A Day in the Countryside
We chose to visit the countryside toward Otavalo. We hired a guide/driver from Happy Gringo. Andres was great. The traffic can be terrible in and outside of the city. We are so glad we had a guide/driver – usually Jim is a fearless driver. Andres told us Waze and AppleMaps can often be incorrect – it takes a local to know the traffic alternatives and construction is always an issue.
After driving for about two hours, we came across some lovely volcanoes. We stopped in Cayambe for some bizcocho biscuits. The bakery Andres took us to had an amazing view of the Imbabura Volcano.
We continued on to the cute village of Otavalo. Every day they have a market where indigenous people sell their wares. We bought a Blue Footed Boogie statue for $7. Be sure to haggle! The market is a lovely place to stroll. On weekends, there will be animals for sale at part of the market.
We enjoyed our time in Otavalo. I would plan on an hour in the cute town. We are not big shoppers, so that was plenty of time for us. We continued 15 minutes by car to the Peguche Waterfall. For a small entrance fee, you can enjoy a lovely walk to a stunning waterfall. There are two vista points. Be sure to go to both of them. We thoroughly enjoyed our visit here.
On the right hand side as you enter the walkway to the falls, you will encounter a recently restored Sun Calendar (Inti Watana in Quichua). We visited on our way out of the falls. If you stand on the rock in the center of the circle, and say something in a soft voice, you (only the speaker) will hear your voice echo loudly back at you. It was very cool and very unexpected!
Andres drove us 15 minutes to the town of Cotachachi for lunch. We ate at the incredibly delicious and generous Casa Leñador. Our food was fantastic. Super-amazing local Ecuadorian food. After lunch we strolled the town to admire the leather goods that are made close by. Again, we are not shoppers, so a 15 minutes was enough for us. If you want a new purse or jacket, this is the place to go. Be sure to bargain.
We drove to Laguna Cuicocha. This crater lake sits below the Cotachachi Volcano. It is a lovely place to take a walk. You can even take several very long hikes near here. We loved our visit.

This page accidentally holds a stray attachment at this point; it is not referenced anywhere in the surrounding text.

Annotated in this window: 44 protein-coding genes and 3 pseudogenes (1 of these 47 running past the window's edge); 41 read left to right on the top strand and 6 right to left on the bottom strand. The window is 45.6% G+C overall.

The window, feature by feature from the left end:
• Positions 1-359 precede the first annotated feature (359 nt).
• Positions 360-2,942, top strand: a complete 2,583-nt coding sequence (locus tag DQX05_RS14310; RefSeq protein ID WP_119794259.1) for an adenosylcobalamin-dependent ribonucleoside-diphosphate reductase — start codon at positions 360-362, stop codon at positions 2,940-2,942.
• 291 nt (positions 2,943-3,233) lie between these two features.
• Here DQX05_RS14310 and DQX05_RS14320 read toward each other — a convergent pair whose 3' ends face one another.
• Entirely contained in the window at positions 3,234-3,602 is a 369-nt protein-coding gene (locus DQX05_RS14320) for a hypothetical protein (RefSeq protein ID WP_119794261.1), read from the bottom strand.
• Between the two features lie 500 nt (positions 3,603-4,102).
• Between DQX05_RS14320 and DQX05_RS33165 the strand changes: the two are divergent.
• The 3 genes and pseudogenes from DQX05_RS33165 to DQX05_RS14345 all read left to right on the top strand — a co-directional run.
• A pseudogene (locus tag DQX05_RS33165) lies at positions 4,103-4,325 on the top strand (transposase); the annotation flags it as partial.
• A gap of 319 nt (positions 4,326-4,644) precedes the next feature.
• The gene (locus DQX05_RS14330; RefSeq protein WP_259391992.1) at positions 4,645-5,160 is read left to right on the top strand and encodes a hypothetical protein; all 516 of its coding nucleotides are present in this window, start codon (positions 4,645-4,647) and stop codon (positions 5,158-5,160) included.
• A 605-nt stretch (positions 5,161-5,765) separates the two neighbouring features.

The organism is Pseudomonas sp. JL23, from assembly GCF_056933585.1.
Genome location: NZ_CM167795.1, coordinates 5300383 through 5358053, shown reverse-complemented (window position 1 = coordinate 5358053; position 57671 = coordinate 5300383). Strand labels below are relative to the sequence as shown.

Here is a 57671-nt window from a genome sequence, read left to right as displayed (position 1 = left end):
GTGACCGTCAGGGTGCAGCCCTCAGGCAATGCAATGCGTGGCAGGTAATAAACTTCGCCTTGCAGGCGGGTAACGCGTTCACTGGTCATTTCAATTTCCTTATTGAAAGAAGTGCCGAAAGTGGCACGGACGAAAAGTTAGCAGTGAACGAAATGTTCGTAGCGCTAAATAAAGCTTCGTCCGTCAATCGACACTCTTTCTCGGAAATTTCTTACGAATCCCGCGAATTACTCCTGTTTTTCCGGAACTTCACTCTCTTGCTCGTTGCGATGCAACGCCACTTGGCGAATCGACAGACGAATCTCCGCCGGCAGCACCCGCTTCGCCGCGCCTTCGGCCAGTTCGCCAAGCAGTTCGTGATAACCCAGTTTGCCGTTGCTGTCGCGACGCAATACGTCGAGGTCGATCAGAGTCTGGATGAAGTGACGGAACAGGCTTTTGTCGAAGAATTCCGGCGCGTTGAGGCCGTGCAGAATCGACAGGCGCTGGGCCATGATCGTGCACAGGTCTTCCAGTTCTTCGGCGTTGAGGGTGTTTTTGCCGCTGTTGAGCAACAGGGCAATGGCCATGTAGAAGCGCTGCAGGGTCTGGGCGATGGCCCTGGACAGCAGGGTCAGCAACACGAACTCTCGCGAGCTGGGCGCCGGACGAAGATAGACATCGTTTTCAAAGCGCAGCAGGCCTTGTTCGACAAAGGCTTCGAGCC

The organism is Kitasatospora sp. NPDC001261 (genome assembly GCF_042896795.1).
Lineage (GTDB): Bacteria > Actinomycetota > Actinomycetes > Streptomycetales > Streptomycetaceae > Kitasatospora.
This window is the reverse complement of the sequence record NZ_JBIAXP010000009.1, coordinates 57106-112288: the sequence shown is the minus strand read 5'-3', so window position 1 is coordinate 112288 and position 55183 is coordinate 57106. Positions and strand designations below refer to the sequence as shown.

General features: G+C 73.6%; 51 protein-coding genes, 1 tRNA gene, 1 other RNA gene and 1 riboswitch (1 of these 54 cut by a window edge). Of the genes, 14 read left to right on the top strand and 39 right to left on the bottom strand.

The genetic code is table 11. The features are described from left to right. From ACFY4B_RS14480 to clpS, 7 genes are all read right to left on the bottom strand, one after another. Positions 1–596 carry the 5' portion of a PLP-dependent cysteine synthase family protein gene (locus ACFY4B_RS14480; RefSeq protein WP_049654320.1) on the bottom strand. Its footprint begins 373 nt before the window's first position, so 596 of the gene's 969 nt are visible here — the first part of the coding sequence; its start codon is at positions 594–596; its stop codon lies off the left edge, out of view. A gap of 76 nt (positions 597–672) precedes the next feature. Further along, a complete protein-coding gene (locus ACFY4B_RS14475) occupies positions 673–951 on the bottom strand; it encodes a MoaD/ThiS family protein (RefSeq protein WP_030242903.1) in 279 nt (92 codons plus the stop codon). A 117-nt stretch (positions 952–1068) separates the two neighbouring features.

We headed back to Quito, with a quick stop outside of Otavalo to watch some indigenous people make crafts. Andres translated for us while we watched a lovely woman make fabric. The demonstration is free, but you are asked to please purchase something!
The Galápagos Islands – How to Choose?
The Galápagos Islands is an archipelago about 600 miles off the coast of Ecuador. You must fly to the islands. There is no ferry service. If you choose to take your own yacht, there are many, many, many hoops through which you must jump. All flights originate in Quito and stop in Guayaquil and then continue on to either Baltra (where we went) or San Cristobal island.
You have many choices when visiting. Before you book anything, you need to make several decisions – There are two ways to see the islands – by boat on a multi-day cruise or by land, doing day trips from one of the inhabited islands to an (un)inhabited island and back to home base; or, you can take a ferry from a place like Santa Cruz to Isabela and then spend some time there in a small accommodation. A land-based Galápagos vacation is a much more affordable option. Please note the ferries are somewhat small and the travel time is significant. I recommend going to YouTube and watching some videos about land-based itineraries in the islands.
For us, a cruise was a no-brainer as you can see and do so much more, waking up in a new place every morning. You also can get very far away from the inhabited islands.
Once we chose cruise, we then had to decide how much time we wanted to spend there. Cruises typically run from 4-14 days. For us, we felt eight days(seven nights) was going to allow us to see a good amount of land and animals. 14 days on a boat felt a little too long and four was way too short. As you google, you will find that there are hundreds of cruise options that will include four days in the amazon or a trek in Peru. We only wanted to do the islands and a few days on the mainland in Quito.
You then need to decide what route you want to do. Most cruises are either West and Central Islands or East and Central Islands. There are many other options, but these are the two major categories. Based on what I read, East and Central has a bit more time at sea in the open ocean (usually done at night) than the West and Central. We chose West and Central for this reason. The East and Central cruises that go out to Genovesa Island have eight hours at sea in each direction. We never had more than four hours in the open ocean on any one night.